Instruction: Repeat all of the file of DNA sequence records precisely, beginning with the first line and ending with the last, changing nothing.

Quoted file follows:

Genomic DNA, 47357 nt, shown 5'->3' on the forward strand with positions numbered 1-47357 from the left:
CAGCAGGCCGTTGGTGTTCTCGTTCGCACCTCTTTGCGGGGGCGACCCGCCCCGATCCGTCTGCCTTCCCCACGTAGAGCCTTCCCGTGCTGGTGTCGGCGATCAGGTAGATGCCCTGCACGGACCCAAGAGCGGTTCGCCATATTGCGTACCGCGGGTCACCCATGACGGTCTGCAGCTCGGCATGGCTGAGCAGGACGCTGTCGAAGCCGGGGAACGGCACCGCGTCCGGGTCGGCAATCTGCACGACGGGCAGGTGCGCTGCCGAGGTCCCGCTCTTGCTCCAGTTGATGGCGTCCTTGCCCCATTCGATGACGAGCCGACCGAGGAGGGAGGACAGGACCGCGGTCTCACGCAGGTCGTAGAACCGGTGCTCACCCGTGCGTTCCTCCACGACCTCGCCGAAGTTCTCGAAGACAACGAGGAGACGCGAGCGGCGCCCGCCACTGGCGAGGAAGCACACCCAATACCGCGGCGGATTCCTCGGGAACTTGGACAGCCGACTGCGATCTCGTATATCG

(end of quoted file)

Genomic DNA, 47357 nt, shown 5'->3' on the forward strand with positions numbered 1-47357 from the left:
CAGCAGGCCGTTGGTGTTCTCGTTCGCACCTCTTTGCGGGGGCGACCCGCCCCGATCCGTCTGCCTTCCCCACGTAGAGCCTTCCCGTGCTGGTGTCGGCGATCAGGTAGATGCCCTGCACGGACCCAAGAGCGGTTCGCCATATTGCGTACCGCGGGTCACCCATGACGGTCTGCAGCTCGGCATGGCTGAGCAGGACGCTGTCGAAGCCGGGGAACGGCACCGCGTCCGGGTCGGCAATCTGCACGACGGGCAGGTGCGCTGCCGAGGTCCCGCTCTTGCTCCAGTTGATGGCGTCCTTGCCCCATTCGATGACGAGCCGACCGAGGAGGGAGGACAGGACCGCGGTCTCACGCAGGTCGTAGAACCGGTGCTCACCCGTGCGTTCCTCCACGACCTCGCCGAAGTTCTCGAAGACAACGAGGAGACGCGAGCGGCGCCCGCCACTGGCGAGGAAGCACACCCAATACCGCGGCGGATTCCTCGGGAACTTGGACAGCCGACTGCGATCTCGTATATCG